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Tesora 2017 Predictions: A Look Ahead at the Cloud, Database Landscape

VMblog Predictions 2017

Virtualization and Cloud executives share their predictions for 2017.  Read them in this 9th annual series exclusive.

Contributed by Ken Rugg, CEO, Tesora

A Look Ahead at the Cloud, Database Landscape

Our company is looking to deliver on the promise of truly open database as a service (DBaaS) from any public, private or hybrid cloud computing platform, so that is the lens I look through every day. With that in mind, here are some of my observations and predictions for the year ahead.

1. Databases in the public cloud take off, private cloud next, the trend to single-purpose databases in the cloud goes on unabated

Databases in the public cloud are really taking off and next year that will accelerate even more. Here are some examples.

  • Last month, DataStax, the leading distribution of Apache Cassandra, announced it is acquiring DataScale enabling it to offer a managed service to be available on AWS.
  • Earlier this year, MongoDB announced its Atlas managed cloud service.
  • Oracle, IBM and Google are all promoting databases on the cloud.

I believe the next logical step will be making these available via private clouds for those still reluctant to put large amounts of data in the public cloud.

We are seeing the same siloed databases in the cloud as we've always had on-premises and from my perspective, this is a major missed opportunity. However, I don't see anything changing the current trend and popularity of the same single-purpose databases made available via the cloud, which I believe will go on unabated.

At Tesora, we will continue to buck this trend with our database as a service capable of managing 16 different relational and NoSQL databases centrally from a single management console. This gives developers freedom to choose the database best suited for their application and provides IT with new levels of productivity. The challenge for our company is to expand support for clouds beyond OpenStack, which we will do - for certain, not a prediction.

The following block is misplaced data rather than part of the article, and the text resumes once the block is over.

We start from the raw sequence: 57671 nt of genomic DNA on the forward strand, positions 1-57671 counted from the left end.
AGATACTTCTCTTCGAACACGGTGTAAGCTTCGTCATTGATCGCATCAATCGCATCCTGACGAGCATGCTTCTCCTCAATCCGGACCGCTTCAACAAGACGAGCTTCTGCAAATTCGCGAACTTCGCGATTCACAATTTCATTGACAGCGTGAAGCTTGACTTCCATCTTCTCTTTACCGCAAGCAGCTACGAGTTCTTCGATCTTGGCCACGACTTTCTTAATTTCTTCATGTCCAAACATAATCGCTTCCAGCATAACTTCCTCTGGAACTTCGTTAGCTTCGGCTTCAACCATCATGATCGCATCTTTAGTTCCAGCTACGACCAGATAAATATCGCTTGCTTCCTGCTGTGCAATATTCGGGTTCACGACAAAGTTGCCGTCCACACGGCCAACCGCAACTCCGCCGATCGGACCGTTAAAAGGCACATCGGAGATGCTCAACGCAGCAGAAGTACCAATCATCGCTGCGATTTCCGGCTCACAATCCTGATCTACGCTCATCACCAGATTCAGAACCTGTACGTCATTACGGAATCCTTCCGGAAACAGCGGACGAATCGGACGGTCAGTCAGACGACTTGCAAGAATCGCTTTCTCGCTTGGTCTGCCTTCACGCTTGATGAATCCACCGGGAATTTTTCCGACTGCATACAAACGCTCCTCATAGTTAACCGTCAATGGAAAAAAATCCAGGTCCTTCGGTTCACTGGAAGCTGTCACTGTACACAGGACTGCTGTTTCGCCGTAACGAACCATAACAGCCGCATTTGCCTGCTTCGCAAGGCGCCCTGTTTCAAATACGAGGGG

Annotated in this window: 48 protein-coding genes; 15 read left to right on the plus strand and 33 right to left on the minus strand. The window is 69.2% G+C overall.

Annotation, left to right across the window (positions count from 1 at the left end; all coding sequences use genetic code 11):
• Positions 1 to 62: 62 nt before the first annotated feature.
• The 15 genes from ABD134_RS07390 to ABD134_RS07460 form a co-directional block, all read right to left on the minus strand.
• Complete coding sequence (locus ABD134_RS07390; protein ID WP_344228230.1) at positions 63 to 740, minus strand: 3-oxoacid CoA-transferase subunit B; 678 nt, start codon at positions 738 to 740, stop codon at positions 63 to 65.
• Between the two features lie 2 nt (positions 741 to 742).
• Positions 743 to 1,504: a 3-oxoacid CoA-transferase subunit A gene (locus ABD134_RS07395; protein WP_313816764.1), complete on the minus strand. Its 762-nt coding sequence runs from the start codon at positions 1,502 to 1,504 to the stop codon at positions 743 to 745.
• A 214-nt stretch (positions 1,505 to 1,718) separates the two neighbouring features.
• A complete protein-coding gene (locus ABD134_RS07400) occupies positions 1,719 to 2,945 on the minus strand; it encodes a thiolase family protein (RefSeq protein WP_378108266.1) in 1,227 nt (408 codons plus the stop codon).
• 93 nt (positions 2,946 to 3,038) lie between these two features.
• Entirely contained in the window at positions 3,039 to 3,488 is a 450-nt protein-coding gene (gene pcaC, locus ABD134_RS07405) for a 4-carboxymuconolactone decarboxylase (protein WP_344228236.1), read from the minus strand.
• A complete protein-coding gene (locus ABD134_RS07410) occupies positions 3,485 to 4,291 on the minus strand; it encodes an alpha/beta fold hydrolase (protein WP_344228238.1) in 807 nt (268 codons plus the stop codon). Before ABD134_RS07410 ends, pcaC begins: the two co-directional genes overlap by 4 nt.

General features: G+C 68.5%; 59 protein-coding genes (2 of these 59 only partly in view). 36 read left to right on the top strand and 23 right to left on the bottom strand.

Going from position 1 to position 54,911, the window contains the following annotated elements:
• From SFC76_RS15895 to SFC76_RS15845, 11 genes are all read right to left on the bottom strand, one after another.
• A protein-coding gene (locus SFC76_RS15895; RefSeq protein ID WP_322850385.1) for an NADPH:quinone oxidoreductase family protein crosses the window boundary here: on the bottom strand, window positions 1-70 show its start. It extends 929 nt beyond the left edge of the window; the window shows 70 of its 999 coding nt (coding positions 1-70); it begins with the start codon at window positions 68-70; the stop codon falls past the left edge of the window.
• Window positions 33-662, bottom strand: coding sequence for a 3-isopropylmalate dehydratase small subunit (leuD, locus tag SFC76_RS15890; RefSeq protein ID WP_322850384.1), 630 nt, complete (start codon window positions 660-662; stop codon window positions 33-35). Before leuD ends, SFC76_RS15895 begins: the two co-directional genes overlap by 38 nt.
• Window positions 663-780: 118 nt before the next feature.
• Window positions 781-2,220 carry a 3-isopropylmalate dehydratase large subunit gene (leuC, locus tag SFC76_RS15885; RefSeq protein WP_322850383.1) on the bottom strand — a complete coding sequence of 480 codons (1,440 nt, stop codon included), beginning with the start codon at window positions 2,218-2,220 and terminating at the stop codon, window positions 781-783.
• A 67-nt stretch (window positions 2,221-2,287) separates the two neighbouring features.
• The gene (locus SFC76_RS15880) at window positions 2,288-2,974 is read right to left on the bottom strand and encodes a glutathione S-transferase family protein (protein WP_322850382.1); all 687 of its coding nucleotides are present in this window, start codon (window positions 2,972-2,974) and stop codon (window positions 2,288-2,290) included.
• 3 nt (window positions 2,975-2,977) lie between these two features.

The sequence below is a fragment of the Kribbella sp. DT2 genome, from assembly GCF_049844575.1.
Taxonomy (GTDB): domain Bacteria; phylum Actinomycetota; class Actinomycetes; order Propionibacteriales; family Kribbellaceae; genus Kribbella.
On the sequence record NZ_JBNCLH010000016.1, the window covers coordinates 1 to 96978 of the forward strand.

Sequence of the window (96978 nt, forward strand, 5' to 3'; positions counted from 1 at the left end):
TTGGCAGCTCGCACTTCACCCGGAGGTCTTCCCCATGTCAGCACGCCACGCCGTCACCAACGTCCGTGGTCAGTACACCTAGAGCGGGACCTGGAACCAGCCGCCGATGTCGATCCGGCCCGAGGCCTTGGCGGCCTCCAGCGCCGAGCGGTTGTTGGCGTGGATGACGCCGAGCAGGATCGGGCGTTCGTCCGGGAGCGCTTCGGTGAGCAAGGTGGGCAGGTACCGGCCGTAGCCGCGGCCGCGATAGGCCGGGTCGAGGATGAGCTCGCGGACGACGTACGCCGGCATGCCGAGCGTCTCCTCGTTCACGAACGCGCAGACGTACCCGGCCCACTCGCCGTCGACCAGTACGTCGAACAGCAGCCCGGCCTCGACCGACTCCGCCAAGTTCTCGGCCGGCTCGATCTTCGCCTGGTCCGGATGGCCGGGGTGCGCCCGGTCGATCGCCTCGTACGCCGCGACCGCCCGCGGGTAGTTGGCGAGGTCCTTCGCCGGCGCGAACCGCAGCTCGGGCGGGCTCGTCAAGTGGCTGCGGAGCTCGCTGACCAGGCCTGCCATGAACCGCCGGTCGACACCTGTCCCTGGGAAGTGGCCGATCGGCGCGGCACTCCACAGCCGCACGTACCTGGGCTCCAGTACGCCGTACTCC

2. OpenStack re-trenches from "big tent" with more focus on its core projects, along with selected projects like Trove and Sahara

As I wrote on our blog, OpenStack is both a software platform, similar to Linux, as well as a community, like Apache. As a platform, there is an obvious need for focus and likely a prescriptive approach to make users successful in operating a cloud. As a project, it's a way for a community to come together to create all the infrastructure necessary to operate a fully-functional cloud with all the services that a user might see in a public cloud like Amazon or Google. With this dual personality, it's no surprise, then, that there is disagreement on what should and should not be within its scope.

I believe OpenStack has matured to a point where it will recognize its focus must be on core infrastructure services such as compute, network and storage. Also, there will be special attention on specific projects like Trove database as a service and Sahara supporting Big Data data processing frameworks such as Hadoop, Spark and Storm. The reason for this is simple, those are the projects that score highest in user surveys about which projects are in production or in testing.

3. The predicted demise of Docker is upon us with the rise of Kubernetes. Next, look for emergence of an open source platform equivalent to AWS Lambda.

For the past two years, I have predicted that Docker would enter the "Trough of Disillusionment".  Now that time seems to have arrived with the rise of Kubernetes as perhaps a more important player in the container ecosystem and a potential fork of the Docker code. Looking ahead, serverless architecture like AWS Lambda is where things are headed. I believe an open source serverless platform will emerge in combination with database as a service. This will become the Next Big Thing the cool kids are doing in application development. It is ideally suited to support Internet of Things applications. Watch for this to emerge in the year ahead.


About the Author

Ken Rugg is a founder and the CEO of Tesora, the company focused on delivering a database as a service platform for OpenStack. Ken has 20 years experience in strategic planning, business development, mergers and acquisitions, product definition and development in high technology.

Ken Rugg 

Published Friday, December 16, 2016 9:03 AM by David Marshall
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